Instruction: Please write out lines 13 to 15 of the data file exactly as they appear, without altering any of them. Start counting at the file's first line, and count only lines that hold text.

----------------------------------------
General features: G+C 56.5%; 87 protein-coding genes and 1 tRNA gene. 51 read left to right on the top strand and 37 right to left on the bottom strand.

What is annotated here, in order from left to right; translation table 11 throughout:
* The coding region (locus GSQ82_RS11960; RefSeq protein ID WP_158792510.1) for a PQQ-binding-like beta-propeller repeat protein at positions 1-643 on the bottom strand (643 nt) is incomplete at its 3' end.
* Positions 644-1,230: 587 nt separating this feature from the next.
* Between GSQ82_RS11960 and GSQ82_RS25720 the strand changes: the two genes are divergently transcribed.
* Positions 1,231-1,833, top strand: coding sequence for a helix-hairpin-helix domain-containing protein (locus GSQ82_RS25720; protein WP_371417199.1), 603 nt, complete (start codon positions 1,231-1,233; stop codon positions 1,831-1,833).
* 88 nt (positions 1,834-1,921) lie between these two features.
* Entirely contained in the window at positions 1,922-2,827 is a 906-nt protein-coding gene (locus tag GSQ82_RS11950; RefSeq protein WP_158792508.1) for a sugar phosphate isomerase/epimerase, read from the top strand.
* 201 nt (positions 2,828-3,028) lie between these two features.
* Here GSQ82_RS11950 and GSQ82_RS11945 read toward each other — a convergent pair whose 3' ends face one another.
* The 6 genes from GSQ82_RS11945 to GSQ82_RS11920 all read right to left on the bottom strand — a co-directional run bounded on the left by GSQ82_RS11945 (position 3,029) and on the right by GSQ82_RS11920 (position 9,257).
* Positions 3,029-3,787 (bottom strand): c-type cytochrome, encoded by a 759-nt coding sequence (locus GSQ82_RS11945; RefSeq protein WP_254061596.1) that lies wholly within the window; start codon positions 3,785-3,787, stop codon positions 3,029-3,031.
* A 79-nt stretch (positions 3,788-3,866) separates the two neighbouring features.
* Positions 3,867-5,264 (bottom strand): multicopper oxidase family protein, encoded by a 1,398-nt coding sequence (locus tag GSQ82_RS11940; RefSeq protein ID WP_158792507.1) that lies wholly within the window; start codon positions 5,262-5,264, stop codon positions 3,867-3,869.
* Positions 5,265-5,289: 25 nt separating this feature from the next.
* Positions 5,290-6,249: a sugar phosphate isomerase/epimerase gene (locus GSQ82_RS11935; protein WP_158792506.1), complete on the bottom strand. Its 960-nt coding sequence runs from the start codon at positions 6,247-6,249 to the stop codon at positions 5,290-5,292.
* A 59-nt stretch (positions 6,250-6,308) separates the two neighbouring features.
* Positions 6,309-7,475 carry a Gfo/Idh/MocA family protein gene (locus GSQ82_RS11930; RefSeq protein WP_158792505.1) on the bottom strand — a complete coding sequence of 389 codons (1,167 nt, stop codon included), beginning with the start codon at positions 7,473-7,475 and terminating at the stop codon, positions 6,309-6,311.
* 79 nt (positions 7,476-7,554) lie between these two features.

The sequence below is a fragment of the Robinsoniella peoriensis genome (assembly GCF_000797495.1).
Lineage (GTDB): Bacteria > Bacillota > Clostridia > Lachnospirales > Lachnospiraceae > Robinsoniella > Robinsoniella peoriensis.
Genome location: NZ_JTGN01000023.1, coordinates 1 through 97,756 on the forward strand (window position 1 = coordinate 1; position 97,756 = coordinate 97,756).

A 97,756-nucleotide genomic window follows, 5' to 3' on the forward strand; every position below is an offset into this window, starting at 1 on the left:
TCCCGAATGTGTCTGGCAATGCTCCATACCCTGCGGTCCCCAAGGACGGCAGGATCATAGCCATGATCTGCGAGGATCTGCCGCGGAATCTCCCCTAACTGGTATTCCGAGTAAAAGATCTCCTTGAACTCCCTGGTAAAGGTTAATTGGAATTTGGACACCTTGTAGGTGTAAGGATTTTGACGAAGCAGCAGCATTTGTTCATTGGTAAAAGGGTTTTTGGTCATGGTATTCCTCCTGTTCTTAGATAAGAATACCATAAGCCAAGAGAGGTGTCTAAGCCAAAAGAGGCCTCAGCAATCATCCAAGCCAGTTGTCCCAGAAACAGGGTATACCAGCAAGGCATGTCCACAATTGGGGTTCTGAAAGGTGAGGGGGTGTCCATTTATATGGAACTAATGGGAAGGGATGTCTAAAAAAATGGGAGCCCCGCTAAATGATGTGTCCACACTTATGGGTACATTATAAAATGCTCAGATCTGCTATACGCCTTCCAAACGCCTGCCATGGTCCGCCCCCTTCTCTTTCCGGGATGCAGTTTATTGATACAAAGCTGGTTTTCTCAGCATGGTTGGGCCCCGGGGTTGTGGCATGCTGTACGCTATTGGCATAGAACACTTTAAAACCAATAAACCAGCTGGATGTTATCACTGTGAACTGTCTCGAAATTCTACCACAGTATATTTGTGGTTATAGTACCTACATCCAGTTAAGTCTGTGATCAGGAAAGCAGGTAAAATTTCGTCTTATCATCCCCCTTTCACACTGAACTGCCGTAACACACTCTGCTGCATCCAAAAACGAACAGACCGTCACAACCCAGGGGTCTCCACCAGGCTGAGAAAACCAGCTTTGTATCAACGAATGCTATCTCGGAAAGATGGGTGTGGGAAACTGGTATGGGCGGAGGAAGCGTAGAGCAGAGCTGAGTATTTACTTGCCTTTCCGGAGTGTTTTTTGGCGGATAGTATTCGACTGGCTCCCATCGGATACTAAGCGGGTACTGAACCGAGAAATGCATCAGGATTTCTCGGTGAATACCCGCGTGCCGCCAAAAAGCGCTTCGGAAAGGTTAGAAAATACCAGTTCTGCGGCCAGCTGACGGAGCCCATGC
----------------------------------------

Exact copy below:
* A 79-nt stretch (positions 3,788-3,866) separates the two neighbouring features.
* Positions 3,867-5,264 (bottom strand): multicopper oxidase family protein, encoded by a 1,398-nt coding sequence (locus tag GSQ82_RS11940; RefSeq protein ID WP_158792507.1) that lies wholly within the window; start codon positions 5,262-5,264, stop codon positions 3,867-3,869.
* Positions 5,265-5,289: 25 nt separating this feature from the next.